Why Is It Okay To Say ‘South African Variant’ But Not ‘China Virus’?

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Dylan Housman Deputy News Editor
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Former President Donald Trump was heavily criticized for calling COVID-19 the “China Virus” and other similar terms, but geographic identifiers are commonly used to refer to COVID-19 variants.

Some have suggested that Trump referring to coronavirus as “China Virus” and “Wuhan Flu” lead to a rise in hate crimes against Asian-Americans. Is this distinction between the “China Virus” and, for example, the “South African variant” a double-standard or a legitimate difference? Several medical experts and scientists told the Daily Caller the difference lies in helping the public understand what’s happening.

The variants of the virus do have different technical names — for instance, B.1.1.7 for the “U.K. variant,” — but the general public can’t realistically be asked to remember all of those, the experts said.

“Some argue for just always using the technical identifier but I think that asks a lot of the reader – I can’t keep them straight half the time either without referring to notes,” said Dr. Eleanor Murray, an epidemiologist at the Boston University School of Public Health. “No one actually needs the reference back to Wuhan to know what we’re talking about [with COVID-19].”

Others echoed the same reasoning. “There are other names that I try to use, but I think that the general public, if I start talking about variant, people aren’t gonna know what that means, or 1.1.7, or, or P.1. Those are much harder for the general public to understand,” said Dr. Amesh Adalja, infectious disease expert at the Johns Hopkins Center for Health Security.

Dr. Paulo Verardi, associate professor of virology and vaccinology at the University of Connecticut, said there isn’t necessarily a standard accepted method of referring to the variants when speaking to a general audience. “Variant names are normally not something would become household names,” he added.

There has been an effort by some in the medical community to get away from location-based names. “Generally, infectious disease epidemiology experts discourage using ‘South African variant’ or ‘UK variant’ because of the potential for stigma,” said Murray.

Adalja said efforts to use different naming systems have been tried, but none had taken hold in the public discourse so far: “There has been some push to try and find another way of naming the variants, or referring to the variants, but it hasn’t really taken off.” (RELATED: EXCLUSIVE: Ted Cruz Says Dr. Fauci Has ‘A Lot To Answer For,’ Saying His Predictions Were Wrong ‘Over And Over Again’)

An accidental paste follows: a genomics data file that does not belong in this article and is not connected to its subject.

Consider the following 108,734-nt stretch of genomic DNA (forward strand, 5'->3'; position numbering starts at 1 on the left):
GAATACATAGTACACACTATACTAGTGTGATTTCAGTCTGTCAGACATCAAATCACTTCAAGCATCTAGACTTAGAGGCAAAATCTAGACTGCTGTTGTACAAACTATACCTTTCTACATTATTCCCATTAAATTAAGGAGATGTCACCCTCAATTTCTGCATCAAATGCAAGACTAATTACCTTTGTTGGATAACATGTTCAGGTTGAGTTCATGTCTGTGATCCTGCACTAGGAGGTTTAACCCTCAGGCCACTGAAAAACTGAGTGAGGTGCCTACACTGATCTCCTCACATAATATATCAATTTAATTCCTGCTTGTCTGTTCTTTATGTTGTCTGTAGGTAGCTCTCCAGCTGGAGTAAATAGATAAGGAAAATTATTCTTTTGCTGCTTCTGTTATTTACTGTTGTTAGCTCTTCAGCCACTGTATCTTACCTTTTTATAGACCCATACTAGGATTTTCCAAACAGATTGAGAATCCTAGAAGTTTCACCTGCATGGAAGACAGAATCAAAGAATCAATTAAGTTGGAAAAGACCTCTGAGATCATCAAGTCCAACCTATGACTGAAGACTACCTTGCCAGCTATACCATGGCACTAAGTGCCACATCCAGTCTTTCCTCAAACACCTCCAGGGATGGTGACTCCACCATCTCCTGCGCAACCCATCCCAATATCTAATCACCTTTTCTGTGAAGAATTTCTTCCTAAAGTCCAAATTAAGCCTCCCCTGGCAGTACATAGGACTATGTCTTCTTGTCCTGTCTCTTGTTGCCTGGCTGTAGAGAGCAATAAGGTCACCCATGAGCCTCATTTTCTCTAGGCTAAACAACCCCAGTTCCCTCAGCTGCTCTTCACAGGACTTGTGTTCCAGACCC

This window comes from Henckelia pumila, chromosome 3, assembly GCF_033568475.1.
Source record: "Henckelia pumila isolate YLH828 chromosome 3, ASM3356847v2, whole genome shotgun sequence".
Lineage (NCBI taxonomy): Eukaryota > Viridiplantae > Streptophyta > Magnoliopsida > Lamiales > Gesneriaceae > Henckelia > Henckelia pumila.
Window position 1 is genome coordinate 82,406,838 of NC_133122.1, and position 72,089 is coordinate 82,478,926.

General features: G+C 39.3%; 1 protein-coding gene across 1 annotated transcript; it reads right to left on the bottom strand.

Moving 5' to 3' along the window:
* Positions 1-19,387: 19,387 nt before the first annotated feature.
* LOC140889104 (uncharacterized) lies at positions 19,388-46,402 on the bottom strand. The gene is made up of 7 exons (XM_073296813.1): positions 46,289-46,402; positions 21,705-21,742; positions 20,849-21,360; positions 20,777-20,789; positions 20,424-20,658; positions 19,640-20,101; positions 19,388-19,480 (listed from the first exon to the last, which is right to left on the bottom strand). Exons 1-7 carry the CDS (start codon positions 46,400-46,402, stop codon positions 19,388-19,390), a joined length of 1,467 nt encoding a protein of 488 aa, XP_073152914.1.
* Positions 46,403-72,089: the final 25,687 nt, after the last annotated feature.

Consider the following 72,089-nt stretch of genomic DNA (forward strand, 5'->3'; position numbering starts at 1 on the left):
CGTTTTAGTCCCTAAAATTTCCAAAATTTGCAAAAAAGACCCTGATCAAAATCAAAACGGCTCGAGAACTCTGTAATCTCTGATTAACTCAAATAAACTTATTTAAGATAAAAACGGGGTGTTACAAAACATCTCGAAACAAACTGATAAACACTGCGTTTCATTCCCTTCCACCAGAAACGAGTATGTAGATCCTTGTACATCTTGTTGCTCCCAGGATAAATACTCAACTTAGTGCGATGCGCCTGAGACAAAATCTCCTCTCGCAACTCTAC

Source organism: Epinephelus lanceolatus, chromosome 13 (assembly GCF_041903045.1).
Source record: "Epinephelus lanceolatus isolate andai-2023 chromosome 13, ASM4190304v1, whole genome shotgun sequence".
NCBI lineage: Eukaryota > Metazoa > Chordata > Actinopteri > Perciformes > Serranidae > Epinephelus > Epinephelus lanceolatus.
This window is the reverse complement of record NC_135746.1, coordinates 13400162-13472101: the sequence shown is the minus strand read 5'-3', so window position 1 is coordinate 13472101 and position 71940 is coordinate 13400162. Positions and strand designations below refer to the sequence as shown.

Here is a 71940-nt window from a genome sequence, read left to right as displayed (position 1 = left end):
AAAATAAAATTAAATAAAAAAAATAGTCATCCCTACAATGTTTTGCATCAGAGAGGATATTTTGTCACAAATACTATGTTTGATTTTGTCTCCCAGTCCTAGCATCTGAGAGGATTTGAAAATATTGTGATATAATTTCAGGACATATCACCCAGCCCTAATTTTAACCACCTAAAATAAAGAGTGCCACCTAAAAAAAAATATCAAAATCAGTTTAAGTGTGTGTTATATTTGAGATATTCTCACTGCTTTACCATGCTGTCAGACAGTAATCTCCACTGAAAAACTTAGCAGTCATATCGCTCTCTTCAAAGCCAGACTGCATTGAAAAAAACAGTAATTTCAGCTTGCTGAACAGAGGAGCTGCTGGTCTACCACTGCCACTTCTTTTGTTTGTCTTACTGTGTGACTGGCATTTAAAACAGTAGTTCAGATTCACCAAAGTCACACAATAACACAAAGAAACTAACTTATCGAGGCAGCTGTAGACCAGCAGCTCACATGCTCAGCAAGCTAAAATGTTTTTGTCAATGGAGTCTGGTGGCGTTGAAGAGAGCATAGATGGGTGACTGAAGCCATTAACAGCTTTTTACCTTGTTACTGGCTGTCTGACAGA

“Some people have tried to name them after names of things, colors, people are trying to come up with different ways to do that and none of them have really caught on because it’s already sunk in.”

Both Adalja and Verardi pointed out that it isn’t at all rare for illnesses to be named after their place of origin. Examples include the Zika virus (from the Ziika Forest of Uganda), Ebola (from Africa’s Ebola River), West Nile fever (first found in the West Nile District of Uganda) and Lyme disease (first diagnosed in Old Lyme, Connecticut).

Still, it isn’t exactly a 1:1 comparison when it comes to variants, Adalja said. That’s because the variant names don’t necessarily match up with the origin point of the variant. “With the variants, when they’re associated with a country, what it’s really associated with is that’s actually where it was sequenced, or where it was identified.”

“All of those variants do have an association with those countries. When 1.1.7. Appeared in the U.K., it was a surge and it became the dominant strain there. Is a very dominant strain in South Africa… but we don’t know if that’s where they originated,” he added.

The difference between “China virus” and “Brazilian variant” ultimately lies in the motivation for saying it. “There’s a totally different motive at play there, and I think it’s much harder to use 1.1.7., 1.3.5, to the general public. Whereas, with calling it the “China virus,” what’s wrong with calling it COVID-19? Everyone knew what that meant,” Adalja said.